Canada is banning stray dogs from more than 100 countries starting Wednesday

Dog rescue organizations across Canada are hoping Ottawa will change its mind on a ban on stray dogs from more than 100 countries.

In June, the Canadian Food Inspection Agency (CFIA) announced that commercial dogs at high risk of rabies – those intended for resale, adoption, breeding, breeding, exhibition and research – will be banned from entering Canada starting Wednesday (September 28). regardless of when import permits are issued.

“It’s very disappointing,” said Baladi Dog Rescue of Ontario co-founder Lindy Lystar. The London, Ont., group works with a rescue in Cairo and has taken about 30 dogs to the area.

They are a little fearful, so they need extra care, love and training, but they are great dogs.– Lindy Lystar, co-founder of Baladi Dog Rescue of Ontario

“We have very close friends in Egypt who are on the street every day and they see the horrors these dogs go through,” Lystar said.

“He will come out of his house and there are 10 or 20 dogs on the street that have been poisoned and he feels very helpless,” she said, referring to one of the horrific ways in which street dogs are generally treated.

Most of the regions affected by the ban are in Africa (including Egypt), Central and South America, Asia, the Middle East and Eastern Europe.

Lindy Lystar, co-founder of Baladi Dog Rescue from Ontario, adopted Louise from Cairo. (Submitted by Lindy Lystar)

“That doesn’t make much sense,” Lystar said. Dogs are given vaccinations, including rabies shots – blood tested for diseases and spayed or neutered before traveling to Canada. There is also a requirement that they be tested to assess the dog’s immunity to rabies before leaving Egypt.

“They’re a little scared, so they need extra care and love and training, but they’re great dogs,” says Lystar, whose pet is a short-haired, pointy-eared blonde named Louise.

“They are loyal dogs. They are protective. They are very intelligent.”

Rescuers are rushing to bring dogs to Canada before the ban

Animal rescuers are rushing to bring dogs to Canada before a ban on importing dogs from 113 countries deemed high risk for rabies comes into force.

Hope Canada reverses its decision

CBC News reached out to the CFIA and did not receive a response at the time of publication. In July, the agency said there were no active cases of “canine rabies,” a different type of rabies found in wildlife such as skunks, foxes, raccoons and bats, in Canada.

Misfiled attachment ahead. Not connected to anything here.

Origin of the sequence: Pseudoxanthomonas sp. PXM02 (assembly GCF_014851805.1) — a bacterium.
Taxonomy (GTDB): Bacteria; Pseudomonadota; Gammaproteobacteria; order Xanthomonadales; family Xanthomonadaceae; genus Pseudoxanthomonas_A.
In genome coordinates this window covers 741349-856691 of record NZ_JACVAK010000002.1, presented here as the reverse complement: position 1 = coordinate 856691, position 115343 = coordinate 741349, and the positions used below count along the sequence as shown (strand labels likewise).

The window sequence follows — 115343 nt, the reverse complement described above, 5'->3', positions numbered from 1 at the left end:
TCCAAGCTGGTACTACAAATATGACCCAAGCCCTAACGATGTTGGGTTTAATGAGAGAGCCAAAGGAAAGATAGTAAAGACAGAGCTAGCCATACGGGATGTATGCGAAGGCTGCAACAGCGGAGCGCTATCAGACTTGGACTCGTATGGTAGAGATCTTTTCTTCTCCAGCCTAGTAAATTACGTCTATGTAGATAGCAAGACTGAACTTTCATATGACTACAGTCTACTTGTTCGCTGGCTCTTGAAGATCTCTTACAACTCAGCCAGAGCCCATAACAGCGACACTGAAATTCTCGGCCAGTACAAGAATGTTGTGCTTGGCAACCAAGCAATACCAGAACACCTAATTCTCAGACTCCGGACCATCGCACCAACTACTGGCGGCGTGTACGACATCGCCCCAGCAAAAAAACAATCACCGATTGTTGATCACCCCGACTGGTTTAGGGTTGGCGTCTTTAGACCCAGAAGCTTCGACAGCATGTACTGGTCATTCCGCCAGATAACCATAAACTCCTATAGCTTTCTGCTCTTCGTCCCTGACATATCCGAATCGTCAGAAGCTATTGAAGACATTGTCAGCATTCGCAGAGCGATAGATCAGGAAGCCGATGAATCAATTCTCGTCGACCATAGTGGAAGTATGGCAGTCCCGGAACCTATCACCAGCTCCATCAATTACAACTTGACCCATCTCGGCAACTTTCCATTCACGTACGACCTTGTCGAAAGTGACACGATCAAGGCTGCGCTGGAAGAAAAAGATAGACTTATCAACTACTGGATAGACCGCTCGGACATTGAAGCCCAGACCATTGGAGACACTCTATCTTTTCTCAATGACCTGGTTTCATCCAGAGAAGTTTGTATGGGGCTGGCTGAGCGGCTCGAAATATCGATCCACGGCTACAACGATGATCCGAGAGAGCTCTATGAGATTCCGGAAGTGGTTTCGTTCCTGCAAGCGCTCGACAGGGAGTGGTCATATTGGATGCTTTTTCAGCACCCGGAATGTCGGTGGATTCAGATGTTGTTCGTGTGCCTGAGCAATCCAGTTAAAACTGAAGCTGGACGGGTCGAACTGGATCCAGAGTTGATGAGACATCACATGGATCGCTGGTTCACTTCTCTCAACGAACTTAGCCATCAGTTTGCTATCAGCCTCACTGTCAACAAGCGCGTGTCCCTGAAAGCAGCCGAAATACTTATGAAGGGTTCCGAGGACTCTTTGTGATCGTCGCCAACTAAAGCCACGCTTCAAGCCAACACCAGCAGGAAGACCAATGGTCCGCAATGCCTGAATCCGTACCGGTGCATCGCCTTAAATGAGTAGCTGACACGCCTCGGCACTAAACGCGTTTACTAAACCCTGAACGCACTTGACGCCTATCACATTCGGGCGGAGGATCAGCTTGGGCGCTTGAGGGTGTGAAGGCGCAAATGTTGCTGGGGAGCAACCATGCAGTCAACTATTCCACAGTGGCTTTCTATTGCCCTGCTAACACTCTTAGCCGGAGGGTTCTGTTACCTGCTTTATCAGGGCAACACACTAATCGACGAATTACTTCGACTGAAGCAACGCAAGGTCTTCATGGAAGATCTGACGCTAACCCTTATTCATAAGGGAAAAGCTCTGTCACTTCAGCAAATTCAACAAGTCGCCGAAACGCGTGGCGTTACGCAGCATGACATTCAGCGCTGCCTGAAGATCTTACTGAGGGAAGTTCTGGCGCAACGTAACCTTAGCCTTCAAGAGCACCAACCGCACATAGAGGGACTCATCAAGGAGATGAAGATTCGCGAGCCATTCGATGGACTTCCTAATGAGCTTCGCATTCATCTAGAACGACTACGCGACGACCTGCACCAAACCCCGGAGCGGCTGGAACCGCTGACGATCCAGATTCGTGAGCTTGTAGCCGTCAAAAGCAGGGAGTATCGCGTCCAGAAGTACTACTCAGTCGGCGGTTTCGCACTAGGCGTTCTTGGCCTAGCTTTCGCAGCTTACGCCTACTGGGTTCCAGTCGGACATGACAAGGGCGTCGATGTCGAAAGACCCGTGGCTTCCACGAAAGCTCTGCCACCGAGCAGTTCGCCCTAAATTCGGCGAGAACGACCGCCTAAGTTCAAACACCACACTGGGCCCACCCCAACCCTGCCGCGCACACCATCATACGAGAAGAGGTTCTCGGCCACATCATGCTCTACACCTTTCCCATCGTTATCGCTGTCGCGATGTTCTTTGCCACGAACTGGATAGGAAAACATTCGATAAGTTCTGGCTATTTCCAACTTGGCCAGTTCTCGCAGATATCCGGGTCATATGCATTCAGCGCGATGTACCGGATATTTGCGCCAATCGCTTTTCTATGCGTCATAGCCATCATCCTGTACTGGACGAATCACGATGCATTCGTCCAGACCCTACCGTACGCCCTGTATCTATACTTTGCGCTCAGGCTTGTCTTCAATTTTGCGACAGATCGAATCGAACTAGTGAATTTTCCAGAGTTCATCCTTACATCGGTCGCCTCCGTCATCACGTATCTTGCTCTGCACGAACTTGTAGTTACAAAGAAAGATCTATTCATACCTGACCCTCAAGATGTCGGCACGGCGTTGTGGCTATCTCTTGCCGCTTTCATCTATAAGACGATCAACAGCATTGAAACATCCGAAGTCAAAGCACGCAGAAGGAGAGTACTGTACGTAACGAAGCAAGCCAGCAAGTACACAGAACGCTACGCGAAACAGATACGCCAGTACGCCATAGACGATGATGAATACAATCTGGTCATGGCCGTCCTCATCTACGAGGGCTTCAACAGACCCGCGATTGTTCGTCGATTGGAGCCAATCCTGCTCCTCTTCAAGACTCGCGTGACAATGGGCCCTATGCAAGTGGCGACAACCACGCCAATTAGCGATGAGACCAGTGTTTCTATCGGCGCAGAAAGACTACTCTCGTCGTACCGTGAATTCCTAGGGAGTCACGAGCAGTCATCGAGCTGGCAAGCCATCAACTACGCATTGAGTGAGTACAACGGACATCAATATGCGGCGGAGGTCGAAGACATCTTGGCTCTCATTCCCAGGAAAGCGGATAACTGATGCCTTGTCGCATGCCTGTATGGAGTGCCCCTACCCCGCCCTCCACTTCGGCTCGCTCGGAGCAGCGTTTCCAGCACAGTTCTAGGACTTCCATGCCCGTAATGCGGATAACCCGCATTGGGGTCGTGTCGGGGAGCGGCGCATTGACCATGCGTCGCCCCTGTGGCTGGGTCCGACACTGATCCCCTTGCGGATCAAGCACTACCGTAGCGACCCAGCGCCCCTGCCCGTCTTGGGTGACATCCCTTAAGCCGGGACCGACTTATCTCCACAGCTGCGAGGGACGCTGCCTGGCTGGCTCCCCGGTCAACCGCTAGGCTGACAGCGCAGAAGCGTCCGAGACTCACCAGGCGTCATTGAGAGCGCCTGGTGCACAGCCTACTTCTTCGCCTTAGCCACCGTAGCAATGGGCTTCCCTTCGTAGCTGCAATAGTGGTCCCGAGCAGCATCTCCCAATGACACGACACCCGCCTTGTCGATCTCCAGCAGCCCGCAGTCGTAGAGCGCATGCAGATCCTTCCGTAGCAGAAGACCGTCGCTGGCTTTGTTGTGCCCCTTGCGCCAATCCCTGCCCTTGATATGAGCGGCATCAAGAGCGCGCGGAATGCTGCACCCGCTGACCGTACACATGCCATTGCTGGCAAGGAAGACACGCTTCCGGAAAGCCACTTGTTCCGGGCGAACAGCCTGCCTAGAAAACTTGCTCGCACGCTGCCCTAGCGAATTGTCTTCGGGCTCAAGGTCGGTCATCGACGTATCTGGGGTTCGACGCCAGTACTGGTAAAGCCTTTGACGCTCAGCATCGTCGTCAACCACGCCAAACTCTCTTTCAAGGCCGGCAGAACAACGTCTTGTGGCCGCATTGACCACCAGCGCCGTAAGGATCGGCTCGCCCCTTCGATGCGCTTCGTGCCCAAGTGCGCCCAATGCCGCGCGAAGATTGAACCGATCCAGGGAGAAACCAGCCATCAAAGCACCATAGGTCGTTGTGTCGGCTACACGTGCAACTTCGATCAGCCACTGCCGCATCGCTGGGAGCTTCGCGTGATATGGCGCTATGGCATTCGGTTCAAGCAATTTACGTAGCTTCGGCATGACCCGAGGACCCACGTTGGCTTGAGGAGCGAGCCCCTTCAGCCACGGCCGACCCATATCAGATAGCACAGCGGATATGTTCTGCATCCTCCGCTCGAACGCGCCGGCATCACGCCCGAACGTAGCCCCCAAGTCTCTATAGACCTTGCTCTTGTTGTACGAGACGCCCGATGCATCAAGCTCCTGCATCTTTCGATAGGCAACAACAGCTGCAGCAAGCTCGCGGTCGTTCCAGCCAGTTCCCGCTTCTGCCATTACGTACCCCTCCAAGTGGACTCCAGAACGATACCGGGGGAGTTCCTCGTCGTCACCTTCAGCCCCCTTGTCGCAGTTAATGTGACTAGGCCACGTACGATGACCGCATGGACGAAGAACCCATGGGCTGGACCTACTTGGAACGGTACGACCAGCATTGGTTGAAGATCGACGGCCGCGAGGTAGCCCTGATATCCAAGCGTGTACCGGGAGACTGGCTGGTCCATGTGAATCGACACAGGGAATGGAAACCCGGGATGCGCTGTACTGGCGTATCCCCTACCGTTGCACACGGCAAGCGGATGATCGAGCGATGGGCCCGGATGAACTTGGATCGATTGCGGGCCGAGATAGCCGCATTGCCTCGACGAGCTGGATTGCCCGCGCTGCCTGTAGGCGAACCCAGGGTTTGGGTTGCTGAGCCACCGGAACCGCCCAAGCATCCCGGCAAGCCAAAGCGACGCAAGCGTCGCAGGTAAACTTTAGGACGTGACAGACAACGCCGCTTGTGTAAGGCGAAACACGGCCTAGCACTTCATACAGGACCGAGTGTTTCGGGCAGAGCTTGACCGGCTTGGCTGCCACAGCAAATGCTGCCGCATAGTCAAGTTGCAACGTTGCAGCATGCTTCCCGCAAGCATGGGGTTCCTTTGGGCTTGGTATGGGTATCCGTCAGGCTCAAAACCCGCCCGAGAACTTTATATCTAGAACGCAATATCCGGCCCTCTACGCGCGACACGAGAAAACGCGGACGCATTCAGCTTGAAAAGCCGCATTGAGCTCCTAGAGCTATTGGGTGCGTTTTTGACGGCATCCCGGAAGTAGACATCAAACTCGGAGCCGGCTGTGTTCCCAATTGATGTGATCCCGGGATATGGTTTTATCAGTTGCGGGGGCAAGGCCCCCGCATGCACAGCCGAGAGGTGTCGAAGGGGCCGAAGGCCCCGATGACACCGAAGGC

Ont., who just returned from Egypt with nine dogs after a two-month stay in the capital. “I’m an animal lover and it breaks your heart and there are so many of them,” said Fida Kablawi from London.

Kablawi recently traveled from Cairo to London, Ont., with nine Egyptian stray dogs. (Submitted by Fira Kablawi)

“It’s sad. It’s surprising, sometimes shocking,” he said. “There is a lot of poverty. [People] They have so many other problems that a dog suffering on the street is not a priority for them.”

Kablawi first visited Cairo in 2020 on a business trip and was so taken by the city’s stray dogs that he returned multiple times to bring the dogs back with him. She works with Baladi Dog Rescue and pays for the dogs’ medical bills, documentation and flights through fundraising.

Dogs are only allowed to leave the country after the Egyptian Ministry of Agriculture inspects them and signs the documents, Cableway said.

Kablawi first came to Cairo on a business trip in 2020. After meeting many stray dogs there, he promised to return again and again to help them. (Submitted by Fida Kablawi)

“A lot of the people we picked had a really hard time – neglected or tied to a roof and chained and starving,” she said. “Those who have difficult stories, those who we feel need love the most, those who have experienced the worst, we try to bring them to give them a better life.

“I believe Canada will change that [the ban] “There may be stricter laws when dogs come into the country,” he said.

Rescuers have called for better regulations, including quarantines, vet checks and behavioral assessments, to ensure the safety of both the dogs and their families.

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